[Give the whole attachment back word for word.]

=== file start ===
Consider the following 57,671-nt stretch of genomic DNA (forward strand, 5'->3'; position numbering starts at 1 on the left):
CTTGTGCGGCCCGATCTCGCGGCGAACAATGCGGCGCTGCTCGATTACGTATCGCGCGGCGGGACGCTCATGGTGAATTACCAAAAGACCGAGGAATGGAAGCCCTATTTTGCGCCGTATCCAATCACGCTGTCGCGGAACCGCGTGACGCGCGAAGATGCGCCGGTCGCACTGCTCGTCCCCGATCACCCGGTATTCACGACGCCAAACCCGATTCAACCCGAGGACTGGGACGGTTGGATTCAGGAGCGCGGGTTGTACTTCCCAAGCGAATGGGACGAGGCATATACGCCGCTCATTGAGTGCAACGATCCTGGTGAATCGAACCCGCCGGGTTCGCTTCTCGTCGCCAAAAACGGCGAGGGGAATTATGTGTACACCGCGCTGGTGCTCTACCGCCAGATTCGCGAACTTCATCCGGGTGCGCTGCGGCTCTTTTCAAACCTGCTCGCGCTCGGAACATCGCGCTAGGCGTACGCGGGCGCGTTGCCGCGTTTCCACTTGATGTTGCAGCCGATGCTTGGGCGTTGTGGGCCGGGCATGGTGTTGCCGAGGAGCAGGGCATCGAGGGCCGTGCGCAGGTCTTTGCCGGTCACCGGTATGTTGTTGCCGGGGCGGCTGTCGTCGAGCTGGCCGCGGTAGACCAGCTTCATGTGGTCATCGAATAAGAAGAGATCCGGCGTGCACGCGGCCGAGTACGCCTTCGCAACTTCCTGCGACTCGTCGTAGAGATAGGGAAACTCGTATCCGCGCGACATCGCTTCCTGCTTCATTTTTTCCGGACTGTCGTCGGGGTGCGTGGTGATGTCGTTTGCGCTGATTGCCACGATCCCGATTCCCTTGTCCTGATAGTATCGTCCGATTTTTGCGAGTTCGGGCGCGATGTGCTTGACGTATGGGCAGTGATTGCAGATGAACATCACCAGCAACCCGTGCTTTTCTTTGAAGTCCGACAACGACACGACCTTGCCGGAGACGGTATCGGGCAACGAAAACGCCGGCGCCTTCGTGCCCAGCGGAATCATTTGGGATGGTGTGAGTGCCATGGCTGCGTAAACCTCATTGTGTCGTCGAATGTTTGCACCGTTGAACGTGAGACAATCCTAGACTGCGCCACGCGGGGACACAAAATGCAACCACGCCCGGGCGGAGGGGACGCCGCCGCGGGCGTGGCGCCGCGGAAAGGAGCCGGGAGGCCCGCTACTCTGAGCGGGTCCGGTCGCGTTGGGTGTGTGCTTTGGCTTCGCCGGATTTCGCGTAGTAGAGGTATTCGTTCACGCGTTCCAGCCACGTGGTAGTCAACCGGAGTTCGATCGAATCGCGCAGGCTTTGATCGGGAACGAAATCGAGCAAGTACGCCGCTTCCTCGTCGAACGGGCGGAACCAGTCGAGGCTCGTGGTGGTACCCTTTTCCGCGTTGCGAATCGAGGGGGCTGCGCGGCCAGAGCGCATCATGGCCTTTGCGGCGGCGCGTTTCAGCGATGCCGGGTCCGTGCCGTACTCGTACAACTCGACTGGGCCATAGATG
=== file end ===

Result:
Consider the following 57,671-nt stretch of genomic DNA (forward strand, 5'->3'; position numbering starts at 1 on the left):
CTTGTGCGGCCCGATCTCGCGGCGAACAATGCGGCGCTGCTCGATTACGTATCGCGCGGCGGGACGCTCATGGTGAATTACCAAAAGACCGAGGAATGGAAGCCCTATTTTGCGCCGTATCCAATCACGCTGTCGCGGAACCGCGTGACGCGCGAAGATGCGCCGGTCGCACTGCTCGTCCCCGATCACCCGGTATTCACGACGCCAAACCCGATTCAACCCGAGGACTGGGACGGTTGGATTCAGGAGCGCGGGTTGTACTTCCCAAGCGAATGGGACGAGGCATATACGCCGCTCATTGAGTGCAACGATCCTGGTGAATCGAACCCGCCGGGTTCGCTTCTCGTCGCCAAAAACGGCGAGGGGAATTATGTGTACACCGCGCTGGTGCTCTACCGCCAGATTCGCGAACTTCATCCGGGTGCGCTGCGGCTCTTTTCAAACCTGCTCGCGCTCGGAACATCGCGCTAGGCGTACGCGGGCGCGTTGCCGCGTTTCCACTTGATGTTGCAGCCGATGCTTGGGCGTTGTGGGCCGGGCATGGTGTTGCCGAGGAGCAGGGCATCGAGGGCCGTGCGCAGGTCTTTGCCGGTCACCGGTATGTTGTTGCCGGGGCGGCTGTCGTCGAGCTGGCCGCGGTAGACCAGCTTCATGTGGTCATCGAATAAGAAGAGATCCGGCGTGCACGCGGCCGAGTACGCCTTCGCAACTTCCTGCGACTCGTCGTAGAGATAGGGAAACTCGTATCCGCGCGACATCGCTTCCTGCTTCATTTTTTCCGGACTGTCGTCGGGGTGCGTGGTGATGTCGTTTGCGCTGATTGCCACGATCCCGATTCCCTTGTCCTGATAGTATCGTCCGATTTTTGCGAGTTCGGGCGCGATGTGCTTGACGTATGGGCAGTGATTGCAGATGAACATCACCAGCAACCCGTGCTTTTCTTTGAAGTCCGACAACGACACGACCTTGCCGGAGACGGTATCGGGCAACGAAAACGCCGGCGCCTTCGTGCCCAGCGGAATCATTTGGGATGGTGTGAGTGCCATGGCTGCGTAAACCTCATTGTGTCGTCGAATGTTTGCACCGTTGAACGTGAGACAATCCTAGACTGCGCCACGCGGGGACACAAAATGCAACCACGCCCGGGCGGAGGGGACGCCGCCGCGGGCGTGGCGCCGCGGAAAGGAGCCGGGAGGCCCGCTACTCTGAGCGGGTCCGGTCGCGTTGGGTGTGTGCTTTGGCTTCGCCGGATTTCGCGTAGTAGAGGTATTCGTTCACGCGTTCCAGCCACGTGGTAGTCAACCGGAGTTCGATCGAATCGCGCAGGCTTTGATCGGGAACGAAATCGAGCAAGTACGCCGCTTCCTCGTCGAACGGGCGGAACCAGTCGAGGCTCGTGGTGGTACCCTTTTCCGCGTTGCGAATCGAGGGGGCTGCGCGGCCAGAGCGCATCATGGCCTTTGCGGCGGCGCGTTTCAGCGATGCCGGGTCCGTGCCGTACTCGTACAACTCGACTGGGCCATAGATG